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Massachusetts G.L. c. 234A, §§ 42 and 44: Delinquent Jurors

Massachusetts General Laws Chapter 234A, Section 42 makes it a crime for a person to fail to appear for juror service or to fail to perform any part of his or her juror service. The statute states, in relevant part:

… Upon a finding by the court that a juror will not appear to perform or complete juror service or in response to the court’s order, the court may issue a warrant for the arrest of the juror or may take such other appropriate actions as are likely to compel the juror to appear before the court. Any grand or trial juror who fails to appear for juror service or who fails to perform any condition of his juror service shall be guilty of a crime, and upon conviction thereof, may be punished by a fine of not more than two thousand dollars.

While G.L. c. 234A, section 42 provides the criminal punishment for failure to comply with juror service obligations, G.L. c. 234A, section 44 describes more specifically what must occur before a person may be punished under section 42. Section 44 states, in relevant part:

The office of jury commissioner may prepare an application for the issuance of a criminal complaint against any grand or trial juror who has not been removed from delinquency status by the office of jury commissioner within thirty days after the date of a delinquency notice sent to such juror. The application shall aver that the named person was duly selected and summoned to perform trial or grand juror service at a specified location on a specified date and that such person has failed to appear for jury service without justifiable excuse in violation of section forty-two. The information provided in the application shall be based upon the records of the office of jury commissioner…

Accordingly, a person may be convicted under G.L. c. 234A, section 42 only if the Commonwealth can prove, beyond a reasonable doubt, that:

  1. The defendant was selected and summoned to provide juror service as a trial juror or a grand jury juror at a specific location on a specific date;
  2. The selection and summons of the defendant was done in accordance with the other sections of G.L. c. 234A;
  3. The defendant was not disqualified from juror service; and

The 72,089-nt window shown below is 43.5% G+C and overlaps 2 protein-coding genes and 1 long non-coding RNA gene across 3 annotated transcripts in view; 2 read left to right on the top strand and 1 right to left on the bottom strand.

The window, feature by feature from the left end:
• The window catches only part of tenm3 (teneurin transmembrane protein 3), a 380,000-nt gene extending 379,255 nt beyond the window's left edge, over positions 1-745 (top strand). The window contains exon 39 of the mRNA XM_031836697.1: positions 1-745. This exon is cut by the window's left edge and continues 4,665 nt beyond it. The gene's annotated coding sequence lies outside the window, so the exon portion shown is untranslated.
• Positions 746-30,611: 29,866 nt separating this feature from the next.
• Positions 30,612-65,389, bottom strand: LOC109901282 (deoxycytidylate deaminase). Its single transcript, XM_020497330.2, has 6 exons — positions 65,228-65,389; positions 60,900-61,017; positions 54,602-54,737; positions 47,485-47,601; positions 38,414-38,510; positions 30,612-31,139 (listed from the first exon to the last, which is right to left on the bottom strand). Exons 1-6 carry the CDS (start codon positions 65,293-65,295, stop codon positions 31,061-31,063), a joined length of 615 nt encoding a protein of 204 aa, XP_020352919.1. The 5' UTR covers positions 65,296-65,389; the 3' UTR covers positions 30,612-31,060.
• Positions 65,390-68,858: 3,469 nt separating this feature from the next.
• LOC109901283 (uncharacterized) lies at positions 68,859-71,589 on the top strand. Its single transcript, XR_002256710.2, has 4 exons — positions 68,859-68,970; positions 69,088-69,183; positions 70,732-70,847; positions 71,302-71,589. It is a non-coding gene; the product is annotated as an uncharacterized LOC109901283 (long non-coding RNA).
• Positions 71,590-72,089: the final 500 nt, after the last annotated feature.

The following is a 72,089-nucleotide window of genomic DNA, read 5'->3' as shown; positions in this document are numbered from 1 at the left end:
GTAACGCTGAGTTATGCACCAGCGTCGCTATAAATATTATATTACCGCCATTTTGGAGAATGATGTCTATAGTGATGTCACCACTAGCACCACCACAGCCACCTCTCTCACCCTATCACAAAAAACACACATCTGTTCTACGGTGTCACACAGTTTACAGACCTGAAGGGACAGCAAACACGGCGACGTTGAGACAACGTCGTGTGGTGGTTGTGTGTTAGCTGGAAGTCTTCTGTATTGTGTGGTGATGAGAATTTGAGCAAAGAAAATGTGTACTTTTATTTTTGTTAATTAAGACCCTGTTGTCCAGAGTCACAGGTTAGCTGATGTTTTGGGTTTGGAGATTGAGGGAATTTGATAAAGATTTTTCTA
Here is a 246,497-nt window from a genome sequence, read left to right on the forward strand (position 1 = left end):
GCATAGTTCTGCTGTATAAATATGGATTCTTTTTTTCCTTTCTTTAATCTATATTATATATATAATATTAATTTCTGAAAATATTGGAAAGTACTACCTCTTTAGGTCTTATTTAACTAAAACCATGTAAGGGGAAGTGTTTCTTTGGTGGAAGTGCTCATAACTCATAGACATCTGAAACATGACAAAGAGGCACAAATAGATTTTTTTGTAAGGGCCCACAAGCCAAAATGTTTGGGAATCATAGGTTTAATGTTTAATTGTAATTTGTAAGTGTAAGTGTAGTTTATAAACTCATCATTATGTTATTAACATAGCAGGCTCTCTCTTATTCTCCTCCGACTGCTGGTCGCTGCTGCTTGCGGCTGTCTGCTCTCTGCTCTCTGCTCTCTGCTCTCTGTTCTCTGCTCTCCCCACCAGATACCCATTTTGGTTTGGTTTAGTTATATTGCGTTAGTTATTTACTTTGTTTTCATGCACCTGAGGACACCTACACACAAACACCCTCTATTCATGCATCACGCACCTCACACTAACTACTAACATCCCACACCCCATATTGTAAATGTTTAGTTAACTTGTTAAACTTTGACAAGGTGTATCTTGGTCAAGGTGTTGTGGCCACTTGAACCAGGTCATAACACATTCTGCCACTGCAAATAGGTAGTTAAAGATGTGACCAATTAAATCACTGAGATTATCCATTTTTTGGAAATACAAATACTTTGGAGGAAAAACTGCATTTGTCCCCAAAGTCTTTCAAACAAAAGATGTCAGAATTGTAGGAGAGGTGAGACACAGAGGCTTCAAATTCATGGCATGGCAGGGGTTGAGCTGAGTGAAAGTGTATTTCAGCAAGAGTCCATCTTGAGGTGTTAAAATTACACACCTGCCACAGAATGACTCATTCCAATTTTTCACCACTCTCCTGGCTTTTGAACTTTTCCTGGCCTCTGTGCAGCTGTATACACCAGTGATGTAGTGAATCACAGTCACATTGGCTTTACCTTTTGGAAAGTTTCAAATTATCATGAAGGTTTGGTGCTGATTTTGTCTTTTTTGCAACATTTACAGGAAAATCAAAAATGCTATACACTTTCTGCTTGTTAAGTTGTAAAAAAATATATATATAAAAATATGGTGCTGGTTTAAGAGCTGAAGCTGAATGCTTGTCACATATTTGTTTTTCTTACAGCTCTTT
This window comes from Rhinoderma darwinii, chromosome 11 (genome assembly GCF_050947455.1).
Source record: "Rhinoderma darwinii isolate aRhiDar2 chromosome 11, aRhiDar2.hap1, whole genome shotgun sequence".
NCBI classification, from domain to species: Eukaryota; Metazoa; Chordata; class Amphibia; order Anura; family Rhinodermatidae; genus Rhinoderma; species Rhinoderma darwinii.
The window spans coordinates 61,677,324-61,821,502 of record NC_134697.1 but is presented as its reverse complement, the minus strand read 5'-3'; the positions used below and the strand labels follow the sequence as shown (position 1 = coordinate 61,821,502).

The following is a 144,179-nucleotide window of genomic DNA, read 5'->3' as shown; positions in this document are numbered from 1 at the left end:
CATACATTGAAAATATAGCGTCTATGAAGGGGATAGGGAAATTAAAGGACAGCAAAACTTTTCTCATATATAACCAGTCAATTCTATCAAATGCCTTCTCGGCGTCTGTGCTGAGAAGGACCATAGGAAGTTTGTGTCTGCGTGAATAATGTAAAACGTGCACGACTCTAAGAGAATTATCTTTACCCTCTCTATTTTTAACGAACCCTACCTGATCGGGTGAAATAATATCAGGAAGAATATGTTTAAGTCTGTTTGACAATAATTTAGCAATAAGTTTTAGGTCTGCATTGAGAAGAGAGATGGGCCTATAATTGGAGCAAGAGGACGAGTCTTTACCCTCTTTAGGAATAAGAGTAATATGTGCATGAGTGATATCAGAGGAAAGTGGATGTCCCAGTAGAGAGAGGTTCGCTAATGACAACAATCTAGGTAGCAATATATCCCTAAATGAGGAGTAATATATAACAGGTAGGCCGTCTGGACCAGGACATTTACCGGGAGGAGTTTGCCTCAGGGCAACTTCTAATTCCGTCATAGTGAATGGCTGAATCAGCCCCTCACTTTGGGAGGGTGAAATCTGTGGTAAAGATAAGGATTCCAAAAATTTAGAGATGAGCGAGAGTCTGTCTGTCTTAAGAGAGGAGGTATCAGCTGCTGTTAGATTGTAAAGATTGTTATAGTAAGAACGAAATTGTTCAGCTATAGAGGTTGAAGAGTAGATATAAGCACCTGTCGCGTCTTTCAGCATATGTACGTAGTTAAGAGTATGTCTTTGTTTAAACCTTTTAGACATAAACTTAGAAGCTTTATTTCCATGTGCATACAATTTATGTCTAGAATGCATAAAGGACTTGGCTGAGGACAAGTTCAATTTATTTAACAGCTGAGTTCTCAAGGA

4. The defendant either:
    1. failed to appear to serve as a juror as required, and had no justifiable excuse for failing to appear for juror service; or
    2. failed to perform any condition of his or her juror service.
Examples: G.L. c. 234A, Sections 42 and 44

A person who was duly selected and summoned to serve as a juror on any trial or grand jury, and who ignores this duty without appropriate reasonable justification, may be convicted under G.L. c. 234A, section 42. Likewise, if a person appears for juror service, but discusses the evidence of the case outside of deliberations while a trial is ongoing, despite a judge’s order to refrain from doing so, he or she will have failed to perform a condition of his or her juror service, and may face punishment under the statute.

Defenses to Charges of Juror Delinquency

If a defendant had moved out of the jurisdiction, or was incapacitated or otherwise physically unable to appear for juror service at the time he or she was summonsed, the defendant has a strong defense to the charge of juror delinquency. It may also a defense if the defendant was not qualified for juror service at the time of his or her selection. A person may be disqualified from service if, at the time of selection, he or she was (i) under 18 years old; (ii) at least 70 years old, and indicated on the juror confirmation form an election not to serve; (iii) not able to speak and understand English; (iv) physically or mentally disabled and therefore incapable of rendering satisfactory juror service; (v) solely responsible for the daily care of a permanently disabled person living in the same household, and the performance of juror service would cause a substantial risk of injury to the health of the disabled person; (vi) outside of the judicial district and did not intend to return to the judicial district at any time during the following year; (vii) convicted of a felony within the past 7 years, or was a defendant in a pending felony case, or was in the custody of a correctional institution; or (viii) a person who had served as a grand juror or a trial juror in any state or federal court within the previous 3 years, or was scheduled to perform such service.


Juror delinquency is a misdemeanor punishable by a fine up to $2,000.

Massachusetts Criminal Defense Lawyer 617 263 6800

Attorney Neyman has successfully defended clients against charges of failure to appear for juror service or other juror delinquency. If you or someone you know has been charged under G.L. c. 234A, section 42, contact the Law Offices of Stephen Neyman, P.C. today for a free and confidential consultation at 617-263-6800 or online.

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